Since November is National Novel Writing Month, or NaNoWriMo, I've been occupied with a writing project the last few weeks. Therefore, updates have been scarce. But fear not; I'm not letting the month go by without reference (and deference) to Thanksgiving, quite possibly the greatest food-related holiday I celebrate. Yes, yes, we all remember the photos of the feast I enjoyed on the Fourth of July. But for me, Thanksgiving is a special holiday for many reasons: Gathering with friends and family, the official (to me, anyway) start of the Christmas season, and of course, more food than a small army could consume.
For those who may not be familiar with the origins of Thanksgiving, it is widely believed to have begun in the 17th century when settlers from England ("pilgrims") arrived in North America ("the New World", today known as Plymouth, Massachusetts). Members of the Wampanoag tribe taught the pilgrims to grow crops and catch fish, and after a particularly harsh winter, the pilgrims held a three-day celebration to thank God - and their native friends - for their survival in the New World. Of course, the Wampanoag would eventually have their land stolen and be all but wiped out by their new friends - if, in fact, such a friendship was ever actually forged - but since this is a blog about food, I’ll try to stay on topic. Contrary to popular belief, the first Thanksgiving dinner probably consisted of venison, a porridge made of corn, and boiled pumpkin. Given the time of year, It’s unlikely that the feast included much in the way of produce or seafood, as the harsh winter probably destroyed much of their crops, and it would have been too cold to fish.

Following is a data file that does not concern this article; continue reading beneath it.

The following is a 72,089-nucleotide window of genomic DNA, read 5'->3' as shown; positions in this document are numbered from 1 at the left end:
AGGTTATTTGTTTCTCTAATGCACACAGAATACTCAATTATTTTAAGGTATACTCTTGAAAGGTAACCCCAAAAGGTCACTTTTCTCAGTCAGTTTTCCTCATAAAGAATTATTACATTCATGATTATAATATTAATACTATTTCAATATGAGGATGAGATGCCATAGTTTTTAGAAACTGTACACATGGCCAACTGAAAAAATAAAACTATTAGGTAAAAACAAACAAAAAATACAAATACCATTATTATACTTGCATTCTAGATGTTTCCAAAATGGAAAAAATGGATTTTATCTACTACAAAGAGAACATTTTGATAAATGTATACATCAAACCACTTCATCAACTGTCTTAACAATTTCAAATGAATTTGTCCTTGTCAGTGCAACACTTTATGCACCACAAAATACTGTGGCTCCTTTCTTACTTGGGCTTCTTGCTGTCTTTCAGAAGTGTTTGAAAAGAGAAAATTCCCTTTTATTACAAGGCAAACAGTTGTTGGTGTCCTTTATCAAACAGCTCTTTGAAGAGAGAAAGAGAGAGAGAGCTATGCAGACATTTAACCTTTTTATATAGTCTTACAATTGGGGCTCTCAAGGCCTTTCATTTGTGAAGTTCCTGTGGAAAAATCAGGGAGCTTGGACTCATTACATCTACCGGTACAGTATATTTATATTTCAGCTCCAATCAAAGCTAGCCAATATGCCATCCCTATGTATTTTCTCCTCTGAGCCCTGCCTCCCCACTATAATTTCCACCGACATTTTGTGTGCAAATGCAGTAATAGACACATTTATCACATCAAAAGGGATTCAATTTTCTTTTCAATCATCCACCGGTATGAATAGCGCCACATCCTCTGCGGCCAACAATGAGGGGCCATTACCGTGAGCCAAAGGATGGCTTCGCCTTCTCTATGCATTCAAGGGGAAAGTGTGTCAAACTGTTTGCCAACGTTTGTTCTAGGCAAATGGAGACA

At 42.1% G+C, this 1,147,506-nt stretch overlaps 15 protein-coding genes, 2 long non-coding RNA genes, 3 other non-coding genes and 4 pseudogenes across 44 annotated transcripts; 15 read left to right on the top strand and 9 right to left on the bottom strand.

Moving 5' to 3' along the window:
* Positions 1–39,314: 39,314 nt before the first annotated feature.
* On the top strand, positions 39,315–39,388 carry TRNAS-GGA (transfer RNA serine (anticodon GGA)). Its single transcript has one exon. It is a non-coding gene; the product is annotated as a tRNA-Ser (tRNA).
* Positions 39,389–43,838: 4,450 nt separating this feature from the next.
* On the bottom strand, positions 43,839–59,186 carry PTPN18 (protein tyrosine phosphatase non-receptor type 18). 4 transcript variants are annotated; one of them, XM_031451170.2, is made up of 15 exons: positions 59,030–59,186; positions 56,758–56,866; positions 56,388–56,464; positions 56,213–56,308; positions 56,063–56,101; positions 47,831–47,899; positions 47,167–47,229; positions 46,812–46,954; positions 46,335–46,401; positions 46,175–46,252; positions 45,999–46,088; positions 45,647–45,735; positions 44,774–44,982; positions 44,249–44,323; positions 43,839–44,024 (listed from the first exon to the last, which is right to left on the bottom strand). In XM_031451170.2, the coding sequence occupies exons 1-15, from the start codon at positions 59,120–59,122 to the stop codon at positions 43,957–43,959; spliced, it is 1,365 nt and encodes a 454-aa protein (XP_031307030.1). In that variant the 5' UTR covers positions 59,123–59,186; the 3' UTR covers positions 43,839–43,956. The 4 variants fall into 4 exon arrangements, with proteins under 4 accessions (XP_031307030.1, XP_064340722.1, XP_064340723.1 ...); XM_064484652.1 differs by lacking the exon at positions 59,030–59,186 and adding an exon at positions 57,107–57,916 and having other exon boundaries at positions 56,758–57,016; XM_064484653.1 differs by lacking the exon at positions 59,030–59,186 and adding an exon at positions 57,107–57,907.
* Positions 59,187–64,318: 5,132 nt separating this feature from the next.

For those outside the United States (and Canada, which also celebrates the holiday), a contemporary Thanksgiving dinner frequently includes turkey and stuffing, mashed potatoes and gravy, vegetables and cranberry sauce. Though these dishes will likely forever be associated with a traditional Thanksgiving feast, the actual menu varies from region to region, and between different cultures in any given region; note that an Italian-American household may serve pasta as a side dish, or even as the main entree, while a family from the southeastern United States may substitute the traditional pumpkin pie with pecan or sweet potato pie.